Keyboard for adult who is keyboard challenged...


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I am 71 and had a piano lesson here and there, not too adept but would like to restart my learning. I've been used to the treble clef only, having played wind instruments so my left hand and chords need lots of work.

Here are my criteria for a keyboard:

1. Good realistic sounds for what it does
2. Velocity keys (vary volume)
3. User friendly controls/settings
4. Minimum of 48 polyphony
5. The best possible lesson/teaching aids; easiest to learn and use
6. Good useful selection of built in songs
7. Less than $300
8. Fun.

61 keys will be perfectly adequate for my needs. I have no intention of playing an acoustic piano. I like the concept of integrated teaching aids. I have no intention of taking lessons from a live teacher. I've taken music theory classes back in the day. I've played treble clef instruments for 15 years. I intend to use headphones or audio out (or headphones out) to an Outlaw amp and Definitive speakers with separate sub.

It would also be helpful to know is which brand generally has the better teaching/learning capabilities, Casio or Yamaha?


I never intend to be performance-ready, but would like a good amount of flexibility with rhythms, riffs, arpeggios, good variety of instrument sounds, etc. High priorities are ease of use and good sound.

I understand there are trade offs and compromises.

Whadoyathink?

PS: I viewed the sticky on choosing a keyboard. My Malwarebytes did not allow a download of these files. Wouldn't allow an "exclusion" either.
HTTP link
http://harmony.comeze.com/Keyboard_Guide.zip

RS link
http://rapidshare.com/files/415206844/Keyboard_Guide.zip.html
 
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happyrat1

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For your budget and specifications I'd recommend the Casio CTK-6200.

https://www.amazon.com/Casio-CTK6200-PPK-Closed-Cup-Headphones/dp/B00JZEW92Y/

Casio keyboards generally offer better value per dollar than comparable Yamaha models.

It meets all your criteria except for teaching aids which are something you'd have to find from third party sources anyway. It does display played notes on a scale display while playing but reality is there's no substitute for sitting down with a good book on music theory and finding a good tutor.

Here's a few books I'd also recommend.

https://www.amazon.com/Everything-Reading-Music-Step-Step/dp/1593373244/

https://www.amazon.com/Everything-Music-Theory-Book-Understanding/dp/1593376529/

https://www.amazon.com/Everything-Piano-Book-CD-classical/dp/1598699768/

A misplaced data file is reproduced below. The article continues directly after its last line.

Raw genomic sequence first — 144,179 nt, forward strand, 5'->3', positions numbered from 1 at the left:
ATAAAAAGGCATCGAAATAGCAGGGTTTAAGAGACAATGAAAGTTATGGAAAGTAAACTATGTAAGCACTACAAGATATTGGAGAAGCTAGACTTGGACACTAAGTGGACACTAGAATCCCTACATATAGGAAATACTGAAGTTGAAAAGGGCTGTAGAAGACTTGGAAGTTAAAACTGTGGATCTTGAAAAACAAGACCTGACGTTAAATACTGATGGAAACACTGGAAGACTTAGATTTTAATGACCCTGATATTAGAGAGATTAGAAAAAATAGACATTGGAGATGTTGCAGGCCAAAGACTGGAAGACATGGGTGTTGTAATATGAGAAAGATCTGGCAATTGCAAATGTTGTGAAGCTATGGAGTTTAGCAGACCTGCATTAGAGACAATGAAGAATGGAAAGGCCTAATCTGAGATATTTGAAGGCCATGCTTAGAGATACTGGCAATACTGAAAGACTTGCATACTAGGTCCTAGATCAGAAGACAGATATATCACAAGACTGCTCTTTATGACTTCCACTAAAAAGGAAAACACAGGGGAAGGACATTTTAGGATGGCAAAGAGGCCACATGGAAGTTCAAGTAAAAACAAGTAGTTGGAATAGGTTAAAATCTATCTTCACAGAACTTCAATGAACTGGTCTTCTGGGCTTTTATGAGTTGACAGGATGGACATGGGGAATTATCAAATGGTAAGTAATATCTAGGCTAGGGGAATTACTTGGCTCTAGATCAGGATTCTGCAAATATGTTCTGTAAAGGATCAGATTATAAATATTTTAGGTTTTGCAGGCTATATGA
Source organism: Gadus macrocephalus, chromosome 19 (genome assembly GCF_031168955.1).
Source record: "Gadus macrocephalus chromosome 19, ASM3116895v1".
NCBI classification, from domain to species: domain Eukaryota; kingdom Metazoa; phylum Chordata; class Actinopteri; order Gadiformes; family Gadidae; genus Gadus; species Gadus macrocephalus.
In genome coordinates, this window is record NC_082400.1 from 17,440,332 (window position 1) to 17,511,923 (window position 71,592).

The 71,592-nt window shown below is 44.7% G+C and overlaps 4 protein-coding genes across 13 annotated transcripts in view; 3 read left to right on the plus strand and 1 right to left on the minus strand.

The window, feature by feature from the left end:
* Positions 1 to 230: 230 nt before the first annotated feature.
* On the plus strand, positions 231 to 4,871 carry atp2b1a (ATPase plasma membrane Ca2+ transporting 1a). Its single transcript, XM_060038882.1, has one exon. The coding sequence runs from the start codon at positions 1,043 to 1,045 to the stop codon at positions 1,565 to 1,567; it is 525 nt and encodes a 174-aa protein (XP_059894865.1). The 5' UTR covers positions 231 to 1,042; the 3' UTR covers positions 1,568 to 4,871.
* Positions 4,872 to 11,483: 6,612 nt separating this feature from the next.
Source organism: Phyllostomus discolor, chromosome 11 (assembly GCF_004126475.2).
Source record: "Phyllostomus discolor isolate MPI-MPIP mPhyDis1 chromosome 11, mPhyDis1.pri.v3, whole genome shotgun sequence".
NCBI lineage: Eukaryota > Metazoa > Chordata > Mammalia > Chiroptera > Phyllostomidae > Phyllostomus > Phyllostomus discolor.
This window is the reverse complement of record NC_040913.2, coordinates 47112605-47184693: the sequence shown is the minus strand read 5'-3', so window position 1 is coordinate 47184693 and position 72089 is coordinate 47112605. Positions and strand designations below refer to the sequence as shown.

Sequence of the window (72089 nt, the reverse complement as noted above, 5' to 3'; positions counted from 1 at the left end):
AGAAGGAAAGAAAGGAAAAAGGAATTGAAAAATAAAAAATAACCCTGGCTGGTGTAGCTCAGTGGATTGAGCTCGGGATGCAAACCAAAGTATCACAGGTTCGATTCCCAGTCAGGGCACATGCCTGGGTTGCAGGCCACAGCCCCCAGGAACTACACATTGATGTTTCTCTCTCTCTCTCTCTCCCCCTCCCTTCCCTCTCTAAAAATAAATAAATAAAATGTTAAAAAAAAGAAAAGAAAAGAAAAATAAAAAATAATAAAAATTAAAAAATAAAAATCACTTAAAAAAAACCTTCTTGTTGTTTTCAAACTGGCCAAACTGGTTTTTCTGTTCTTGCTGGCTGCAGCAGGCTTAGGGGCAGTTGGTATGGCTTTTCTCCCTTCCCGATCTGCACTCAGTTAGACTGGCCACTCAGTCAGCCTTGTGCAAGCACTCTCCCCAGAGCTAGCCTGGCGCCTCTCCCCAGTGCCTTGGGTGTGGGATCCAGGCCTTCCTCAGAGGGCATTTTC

Gary ;)
 
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Agree with Happyrat, Casio are better than Yamaha.

Yamaha manuals are poor and the screens which display the inbuilt lessons are so small as to be totally useless.

As for teaching, you will struggle to find any books as good as Kenneth Baker’s The Complete Keyboard Player Omnibus Edition (which is 3 books in one).

Online tutorials vary considerably, but as a starter check out pianogenius,com where some free video tutorials are available, the guy that does the tutorials is the keyboard player in Rick Springfields band. Karen Ramiraz is also pretty good, plus if you search for Korg Video Manuals for the new PA700 (well above your price ceiling) then if you look at the first few it will provide you with a reasonable amount of info which will help you in learning about the specifics of Keyboards.

I have my iPad connected to my keyboard so that I can feed in the audio from any video tutorial I am viewing so I can hear it on the headphone I wear when practising and playing along with so this is a handly function to have.
 
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happyrat1

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For tutorials I'd suggest reading this thread.

https://www.keyboardforums.com/threads/good-tutorial-links.24556/

Especially take a look at the programs Synthesia and Pianobooster. They work with any MIDI keyboard.

http://www.synthesiagame.com/

http://pianobooster.sourceforge.net/

Otherwise I don't know what you mean by teaching aids unless you are referring to lighted key keyboards. General consensus is that they are a gimmick that don't really work or teach anything and generally speaking those keyboards have the lowest quality sounds of all the Yamaha and Casio models.

If you really feel you need to be guided Note By Note then take a look at Pianomaestro which also works with any MIDI enabled keyboard.

http://www.thepianomaestro.com/

Gary ;)
 

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